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Excerpted with permission from Celebrate! The Complete Jewish Holiday Handbook (Jason Aronson Inc.).
Have you ever been in a relationship that ended? Or watched a great chance come and go? Or made a choice you later wished you could reverse? How many times in your life have you said “I should have” or “if only…” It is difficult enough to let go of something you have in hand. But often a large part of the pain comes from the sense of loss over what you could have had.
You would not engage in “what ifs” if you were happy with a current situation. Displeasure with it and sadness for squandered potential or lost opportunity can be incapacitating: It’s extremely difficult to stride ahead when you are continually looking behind you. The rabbis of the post-destruction decades recognized this. So they concentrated the period and practices of mourning to free the people, so they would be able to move forward with their lives. If in your mourning you focus on identifying what is wrong and figuring out how to make it right, the experience can be cathartic and constructive.
That is exactly the purpose of a fast day: to give you a chance to momentarily retreat from your imperfect present, the imperfect world, to step back and indulge in your dissatisfaction with it, and then step forward and take action that will lead to positive change. Tisha B’Av allows you to experience loss for what was and what might have been, individually and collectively. If used well, it can help you create what can be, personally and communally.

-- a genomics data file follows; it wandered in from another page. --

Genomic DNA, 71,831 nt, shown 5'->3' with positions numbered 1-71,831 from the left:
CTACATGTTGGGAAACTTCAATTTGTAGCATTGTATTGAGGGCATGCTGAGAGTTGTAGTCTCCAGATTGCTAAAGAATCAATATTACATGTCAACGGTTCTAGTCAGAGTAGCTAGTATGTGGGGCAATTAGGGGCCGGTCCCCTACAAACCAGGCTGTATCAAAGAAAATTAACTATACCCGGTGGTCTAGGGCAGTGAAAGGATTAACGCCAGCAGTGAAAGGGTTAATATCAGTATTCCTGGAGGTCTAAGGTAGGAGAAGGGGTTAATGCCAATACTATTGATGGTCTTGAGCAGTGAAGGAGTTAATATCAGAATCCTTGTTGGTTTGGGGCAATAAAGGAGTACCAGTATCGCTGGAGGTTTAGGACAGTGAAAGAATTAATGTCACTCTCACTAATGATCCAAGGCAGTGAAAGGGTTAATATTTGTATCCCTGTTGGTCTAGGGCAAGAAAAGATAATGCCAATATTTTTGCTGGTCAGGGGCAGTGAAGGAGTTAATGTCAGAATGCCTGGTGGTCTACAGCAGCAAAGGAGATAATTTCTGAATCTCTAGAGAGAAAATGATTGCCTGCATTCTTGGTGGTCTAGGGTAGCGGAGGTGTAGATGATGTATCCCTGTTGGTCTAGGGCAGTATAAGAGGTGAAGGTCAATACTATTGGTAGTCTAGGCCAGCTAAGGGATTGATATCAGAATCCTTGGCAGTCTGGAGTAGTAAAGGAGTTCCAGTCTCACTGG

There may be any kind of past loss or regret in your life whose hold you need to relinquish. But what is it Jewishly that you miss? If it’s the smell of chicken soup on Friday night, the sales techniques of Maxwell Street, the colors and characters of the Lower East Side, or Bubbe [grandmother] and Zaide‘s [grandfather’s] Yiddish-accented speech, you’ve got a case of nostalgia, the source of melancholy reminiscence, perhaps, but not a reason to cry. As the once-popular poster of an oversized bagel suggested, there’s more to 2,000 years of Jewish civilization than this.
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